To get inside we had to climb up a hole that was under the building, opening into the first floor. Yes, we were tresspassing ...


Super creepy.





Mattress stairway?


This place was fucking HUGE by the way. I think it had 3 floors, each the size, if not larger, than a football field. There was a basement too, but it was way to dark to go down there since there wasn't any electricty running in the place.


Liam threw up a piece.




Keyboard monster.


I really like the black, squiggely face at the bottom right corner of the orange in this one. There's also a little squid done over the letters K and E that I think I've seen before ...



A shaved bowling ball?


This and that other one up above that says FATE are my all time favorites. The colors are so awesome in this, and the sad goblin with the word KRAKHED above him ... I love it!


One of the old bathrooms. I checked for turds but came out empty handed :(


haha weiner!



This is one of the first things I saw when I climbed into the building. Hella spooky.


Fuck the fucking fuckers, grow a goatee.


The most profound piece there. The little guy looks like he's really stumbled onto somthing.


This reminds me of a combination of things. One being the bad guy from The Nightmare Before Christmas, and the other being a little condom character that's painted on the side of Michael Sieben's gallery, Okay Mountain. Speaking of which, has anybody seen the show that's up there right now, titled Staff Infection? Man, wish I could check that out for the sheer excuse of picking up one of those t-shirts made especially for the event. Great design.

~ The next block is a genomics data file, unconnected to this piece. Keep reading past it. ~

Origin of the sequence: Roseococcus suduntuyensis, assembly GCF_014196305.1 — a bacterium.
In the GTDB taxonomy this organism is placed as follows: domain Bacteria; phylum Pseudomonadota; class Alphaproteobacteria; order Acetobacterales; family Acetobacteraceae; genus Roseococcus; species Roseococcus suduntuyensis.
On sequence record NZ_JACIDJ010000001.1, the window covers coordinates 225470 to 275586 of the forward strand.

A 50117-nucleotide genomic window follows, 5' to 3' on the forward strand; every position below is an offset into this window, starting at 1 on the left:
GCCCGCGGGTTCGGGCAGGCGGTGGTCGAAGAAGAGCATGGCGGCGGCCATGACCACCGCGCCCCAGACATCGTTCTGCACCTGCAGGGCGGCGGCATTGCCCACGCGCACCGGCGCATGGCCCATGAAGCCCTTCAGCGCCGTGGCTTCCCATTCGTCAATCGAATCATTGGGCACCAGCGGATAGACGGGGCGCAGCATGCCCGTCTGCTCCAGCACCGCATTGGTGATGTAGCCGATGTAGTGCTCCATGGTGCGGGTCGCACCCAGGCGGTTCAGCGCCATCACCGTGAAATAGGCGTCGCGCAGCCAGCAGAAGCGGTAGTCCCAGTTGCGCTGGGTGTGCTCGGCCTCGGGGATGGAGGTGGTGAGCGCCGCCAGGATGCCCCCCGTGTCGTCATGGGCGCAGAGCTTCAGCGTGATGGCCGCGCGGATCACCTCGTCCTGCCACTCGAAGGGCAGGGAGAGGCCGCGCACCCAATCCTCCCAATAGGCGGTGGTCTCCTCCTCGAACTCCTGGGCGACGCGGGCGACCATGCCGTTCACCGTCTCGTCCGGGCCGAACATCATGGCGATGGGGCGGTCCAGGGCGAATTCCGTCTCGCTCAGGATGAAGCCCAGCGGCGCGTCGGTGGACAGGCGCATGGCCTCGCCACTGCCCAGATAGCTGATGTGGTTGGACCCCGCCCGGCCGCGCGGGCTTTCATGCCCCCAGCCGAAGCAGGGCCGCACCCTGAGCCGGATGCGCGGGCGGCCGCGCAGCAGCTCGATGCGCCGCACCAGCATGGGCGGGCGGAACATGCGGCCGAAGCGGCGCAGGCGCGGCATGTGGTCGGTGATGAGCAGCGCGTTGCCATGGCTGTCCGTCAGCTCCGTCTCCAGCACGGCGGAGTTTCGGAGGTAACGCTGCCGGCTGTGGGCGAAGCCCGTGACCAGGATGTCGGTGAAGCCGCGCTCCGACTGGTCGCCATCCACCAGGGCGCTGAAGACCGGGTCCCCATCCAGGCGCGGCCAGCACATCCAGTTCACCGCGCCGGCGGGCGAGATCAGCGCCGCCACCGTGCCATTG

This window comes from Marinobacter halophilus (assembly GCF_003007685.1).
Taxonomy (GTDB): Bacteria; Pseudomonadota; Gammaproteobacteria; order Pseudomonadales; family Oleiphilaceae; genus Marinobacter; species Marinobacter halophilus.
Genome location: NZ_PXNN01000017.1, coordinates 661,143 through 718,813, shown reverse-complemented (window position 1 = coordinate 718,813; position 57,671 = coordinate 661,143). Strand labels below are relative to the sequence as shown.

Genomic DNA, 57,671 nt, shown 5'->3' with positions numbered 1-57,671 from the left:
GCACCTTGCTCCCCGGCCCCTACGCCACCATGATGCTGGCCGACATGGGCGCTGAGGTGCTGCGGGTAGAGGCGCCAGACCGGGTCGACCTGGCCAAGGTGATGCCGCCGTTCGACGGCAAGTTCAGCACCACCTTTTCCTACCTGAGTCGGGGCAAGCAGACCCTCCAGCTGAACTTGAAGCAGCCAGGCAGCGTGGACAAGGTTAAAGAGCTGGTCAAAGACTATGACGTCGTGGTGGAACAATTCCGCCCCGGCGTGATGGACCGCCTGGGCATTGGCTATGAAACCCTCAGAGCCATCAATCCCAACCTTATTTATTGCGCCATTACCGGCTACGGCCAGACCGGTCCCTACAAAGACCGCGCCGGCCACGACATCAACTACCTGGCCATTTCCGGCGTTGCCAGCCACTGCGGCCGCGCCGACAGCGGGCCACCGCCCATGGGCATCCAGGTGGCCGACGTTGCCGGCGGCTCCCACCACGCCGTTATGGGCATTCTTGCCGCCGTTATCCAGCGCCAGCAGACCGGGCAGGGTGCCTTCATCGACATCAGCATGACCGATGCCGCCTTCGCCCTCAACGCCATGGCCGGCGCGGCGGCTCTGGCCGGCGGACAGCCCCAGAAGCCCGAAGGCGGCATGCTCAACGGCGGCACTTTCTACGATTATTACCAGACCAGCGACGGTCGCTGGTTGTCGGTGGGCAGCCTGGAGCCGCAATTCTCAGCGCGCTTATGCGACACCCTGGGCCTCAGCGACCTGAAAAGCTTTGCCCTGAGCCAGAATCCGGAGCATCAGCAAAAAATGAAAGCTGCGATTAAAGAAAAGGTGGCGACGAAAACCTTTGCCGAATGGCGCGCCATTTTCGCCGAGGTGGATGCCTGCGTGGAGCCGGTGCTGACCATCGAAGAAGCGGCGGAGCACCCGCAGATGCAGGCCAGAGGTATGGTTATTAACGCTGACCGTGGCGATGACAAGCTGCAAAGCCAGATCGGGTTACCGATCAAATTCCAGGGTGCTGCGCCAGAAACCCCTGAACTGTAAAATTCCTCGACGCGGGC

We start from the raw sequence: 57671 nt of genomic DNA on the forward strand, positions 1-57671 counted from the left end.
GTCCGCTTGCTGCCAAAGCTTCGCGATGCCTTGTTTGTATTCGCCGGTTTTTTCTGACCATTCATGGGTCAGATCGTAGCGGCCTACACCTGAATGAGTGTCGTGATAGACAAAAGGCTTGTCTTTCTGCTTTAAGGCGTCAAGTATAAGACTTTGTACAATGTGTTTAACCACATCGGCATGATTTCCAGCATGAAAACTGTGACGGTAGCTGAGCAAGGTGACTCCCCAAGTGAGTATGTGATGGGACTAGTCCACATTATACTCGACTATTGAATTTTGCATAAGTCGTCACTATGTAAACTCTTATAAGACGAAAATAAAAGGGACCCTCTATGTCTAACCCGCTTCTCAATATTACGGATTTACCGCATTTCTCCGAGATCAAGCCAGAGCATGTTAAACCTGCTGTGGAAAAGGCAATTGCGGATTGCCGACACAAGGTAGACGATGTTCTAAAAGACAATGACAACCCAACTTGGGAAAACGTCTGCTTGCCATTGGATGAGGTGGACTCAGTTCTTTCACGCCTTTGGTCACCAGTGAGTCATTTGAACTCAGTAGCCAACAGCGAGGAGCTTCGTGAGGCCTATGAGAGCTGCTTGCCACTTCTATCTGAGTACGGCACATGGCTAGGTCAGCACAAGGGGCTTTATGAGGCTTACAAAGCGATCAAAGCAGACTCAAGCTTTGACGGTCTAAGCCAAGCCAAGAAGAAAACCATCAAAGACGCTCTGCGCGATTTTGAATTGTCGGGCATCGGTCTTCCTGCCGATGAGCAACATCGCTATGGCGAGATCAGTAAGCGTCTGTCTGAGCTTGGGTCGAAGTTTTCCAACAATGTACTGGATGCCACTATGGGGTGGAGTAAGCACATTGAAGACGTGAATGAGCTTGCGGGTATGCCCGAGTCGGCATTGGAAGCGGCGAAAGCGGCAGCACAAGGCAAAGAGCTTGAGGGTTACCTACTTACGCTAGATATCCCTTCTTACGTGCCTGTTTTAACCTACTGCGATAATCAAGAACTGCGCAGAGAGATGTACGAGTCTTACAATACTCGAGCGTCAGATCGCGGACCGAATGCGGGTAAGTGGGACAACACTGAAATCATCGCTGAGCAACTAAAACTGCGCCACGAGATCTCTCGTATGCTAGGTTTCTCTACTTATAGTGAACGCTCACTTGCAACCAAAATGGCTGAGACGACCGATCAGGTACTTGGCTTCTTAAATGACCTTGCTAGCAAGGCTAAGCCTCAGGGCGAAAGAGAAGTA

Looking out at Ithaca.


The ceiling.


Outside and behind the gun factory was an alley and another smaller building to explore.


Any of you bike nerds notice the blue chain ring stencil?


Fetus and mummy worm monster.


You guys remember Jesse Edwards? Well he does some pretty cool B&W portraits that blow these outta the water. Check 'em out here, here, here, and here.


Goblin's Alley.


This was taken inside the smaller building adjacent to other one we first explored. Apparently after the gun factory closed, someone illegally used this place as a chop shop for bikes, and there was a huge room filled with all these rusted bike parts.


One of Liam's bike nerd friends, Erik, was in that room checking out bike parts, when he fell into a hole filled with nasty mucky water! We heard his yells and came running.